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suggestion: adding weakattr to stdlib

P: n/a
three-liner:
reposted from python-dev for more feedback. it suggests to add
the weakattr class to the standard weakref.py module.
comments are welcome.

[ http://article.gmane.org/gmane.comp.python.devel/81875 ]

From: tomer filiba <tomerfiliba <atgmail.com>
Subject: weakattr
Newsgroups: gmane.comp.python.devel
Date: 2006-07-01 13:49:46 GMT (2 days, 3 hours and 12 minutes ago)

weakattr (weak attributes) are attributes that are weakly referenced
by their containing object. they are very useful for cyclic references
--
an object that holds a reference to itself.

when a cyclic reference is found by the GC, the memory may be
freed, but __del__ is not called, because it's impossible to tell which
__del__ to call first. this is an awkward asymmetry with no clean
solution: most such objects provide a "close" or "dispose" method
that must be called explicitly.

weakattrs to solve this problem, by providing a "magical" attribute
that "disappears" when the attribute is no longer strongly-referenced.

you can find the code, as well as some examples, on this link
http://sebulba.wikispaces.com/recipe+weakattr

since the stdlib already comes with weakref.py, which provides
higher level concepts over the builtin _weakref module, i'd like to
make weakattr a part of it.

it's only ~20 lines of code, and imho saves the trouble of explicitly
releasing the resource of un__del__able objects.

i think it's useful. here's a snippet:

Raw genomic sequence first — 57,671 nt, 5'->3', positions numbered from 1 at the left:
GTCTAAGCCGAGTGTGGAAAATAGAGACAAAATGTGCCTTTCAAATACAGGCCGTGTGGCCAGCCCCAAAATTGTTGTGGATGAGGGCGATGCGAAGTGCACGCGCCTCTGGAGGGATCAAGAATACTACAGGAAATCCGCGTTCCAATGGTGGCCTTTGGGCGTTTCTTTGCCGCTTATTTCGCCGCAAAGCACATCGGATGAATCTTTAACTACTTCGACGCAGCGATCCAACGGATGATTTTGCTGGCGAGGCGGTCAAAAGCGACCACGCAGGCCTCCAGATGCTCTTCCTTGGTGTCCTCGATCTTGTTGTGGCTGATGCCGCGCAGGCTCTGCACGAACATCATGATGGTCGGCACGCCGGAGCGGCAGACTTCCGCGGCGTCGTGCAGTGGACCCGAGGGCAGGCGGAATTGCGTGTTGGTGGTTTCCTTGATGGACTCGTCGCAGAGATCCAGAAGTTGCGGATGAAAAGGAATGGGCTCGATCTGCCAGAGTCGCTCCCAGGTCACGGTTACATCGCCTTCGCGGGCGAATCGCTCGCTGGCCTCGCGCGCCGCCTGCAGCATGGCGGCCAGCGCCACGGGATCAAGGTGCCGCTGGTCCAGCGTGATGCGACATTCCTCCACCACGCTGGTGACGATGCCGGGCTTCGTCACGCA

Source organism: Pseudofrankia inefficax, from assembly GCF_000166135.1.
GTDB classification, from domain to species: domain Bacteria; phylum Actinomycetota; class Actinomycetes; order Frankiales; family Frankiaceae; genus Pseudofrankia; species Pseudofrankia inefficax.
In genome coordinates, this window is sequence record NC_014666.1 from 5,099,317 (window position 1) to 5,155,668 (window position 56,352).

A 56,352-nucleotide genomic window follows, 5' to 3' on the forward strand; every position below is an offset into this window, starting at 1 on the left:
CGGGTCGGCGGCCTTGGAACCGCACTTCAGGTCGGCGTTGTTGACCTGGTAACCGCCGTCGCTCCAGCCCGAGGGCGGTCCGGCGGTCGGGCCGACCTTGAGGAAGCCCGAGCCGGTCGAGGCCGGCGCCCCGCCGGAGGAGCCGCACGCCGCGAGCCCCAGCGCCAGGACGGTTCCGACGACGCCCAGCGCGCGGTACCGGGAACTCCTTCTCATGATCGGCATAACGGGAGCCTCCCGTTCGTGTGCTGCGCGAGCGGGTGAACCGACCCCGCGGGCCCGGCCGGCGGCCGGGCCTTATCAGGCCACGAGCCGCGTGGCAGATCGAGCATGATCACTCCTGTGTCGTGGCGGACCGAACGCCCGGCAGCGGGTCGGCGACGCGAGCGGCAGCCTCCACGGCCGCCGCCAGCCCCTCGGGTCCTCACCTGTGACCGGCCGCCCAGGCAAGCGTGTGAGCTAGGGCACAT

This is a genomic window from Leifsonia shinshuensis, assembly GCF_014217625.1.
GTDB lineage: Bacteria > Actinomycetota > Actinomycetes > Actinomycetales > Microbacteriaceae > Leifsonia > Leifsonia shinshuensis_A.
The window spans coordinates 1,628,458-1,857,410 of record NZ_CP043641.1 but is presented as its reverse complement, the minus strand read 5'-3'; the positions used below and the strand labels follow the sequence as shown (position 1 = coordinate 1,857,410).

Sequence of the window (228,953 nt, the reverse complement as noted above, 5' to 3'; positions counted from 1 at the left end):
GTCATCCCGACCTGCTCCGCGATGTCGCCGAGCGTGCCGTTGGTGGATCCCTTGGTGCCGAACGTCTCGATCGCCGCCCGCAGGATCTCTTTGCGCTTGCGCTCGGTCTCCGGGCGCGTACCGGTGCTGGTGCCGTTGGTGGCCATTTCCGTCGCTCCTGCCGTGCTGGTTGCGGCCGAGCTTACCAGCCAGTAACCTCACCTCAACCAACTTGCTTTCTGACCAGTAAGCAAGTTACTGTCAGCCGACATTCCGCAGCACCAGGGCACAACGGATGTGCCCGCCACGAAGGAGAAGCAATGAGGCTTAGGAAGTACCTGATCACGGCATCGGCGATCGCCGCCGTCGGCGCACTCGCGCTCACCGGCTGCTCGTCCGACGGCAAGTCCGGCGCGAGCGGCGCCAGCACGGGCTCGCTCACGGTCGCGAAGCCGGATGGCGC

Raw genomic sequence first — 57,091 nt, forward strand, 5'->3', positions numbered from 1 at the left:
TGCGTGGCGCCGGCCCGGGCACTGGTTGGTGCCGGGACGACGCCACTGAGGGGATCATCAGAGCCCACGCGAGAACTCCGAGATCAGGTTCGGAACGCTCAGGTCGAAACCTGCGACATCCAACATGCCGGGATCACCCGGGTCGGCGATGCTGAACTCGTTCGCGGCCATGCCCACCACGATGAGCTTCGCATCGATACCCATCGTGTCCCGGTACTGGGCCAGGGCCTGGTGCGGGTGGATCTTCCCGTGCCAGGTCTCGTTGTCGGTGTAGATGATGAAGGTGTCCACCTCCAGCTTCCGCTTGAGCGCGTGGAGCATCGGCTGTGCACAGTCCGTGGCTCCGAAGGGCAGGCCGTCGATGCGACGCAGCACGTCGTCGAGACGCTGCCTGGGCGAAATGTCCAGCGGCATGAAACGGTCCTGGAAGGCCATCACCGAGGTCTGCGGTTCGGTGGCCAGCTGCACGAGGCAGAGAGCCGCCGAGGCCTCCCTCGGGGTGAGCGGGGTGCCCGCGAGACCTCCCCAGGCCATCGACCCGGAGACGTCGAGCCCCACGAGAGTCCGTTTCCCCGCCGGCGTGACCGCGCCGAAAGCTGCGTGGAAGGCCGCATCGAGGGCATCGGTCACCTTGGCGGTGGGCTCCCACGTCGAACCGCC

>>from weakref import weakattr

class blah(object):
.... yada = weakref()
....
>>o1 = blah()
o2 = blah()
o1.yada = o2
o2.yada = o1
o1.yada is a *weakref* to o2, so that when o2 is no longer
strongly-referenced...
>>del o2
o1.yada "magically" disappears as well.
>>o1.yada
.... AttributeError(...)

since the programmer explicitly defined "yada" as a weakatt, he/she
knows it might "disappear". it might look awkward at first, but that's
exactly the *desired* behavior (otherwise we'd just use the regular
strong attributes).

another thing to note is that weakattrs are likely to be gone only
when the object's __del__ is already invoked, so the only code that
needs to take such precautions is __del__ (which already has some
constraints)

for example:
>>class blah(object):
.... me = weakattr()
....
.... def __init__(self):
.... self.me = self
....
.... def something(self):
.... # we can rest assure me exists at this stage
.... print self.me
....
.... def __del__(self):
.... # by the time __del__ is called, "me" is removed
.... print "me exists?", hasattr(self, "me")
....
>>b = blah()
b.me
<__main__.blah object at 0x00C0EC10>
>>b.something()
<__main__.blah object at 0x00C0EC10>
>>del b
import gc
gc.collect()
me exists? False
0
>>>


-tomer

Jul 3 '06 #1
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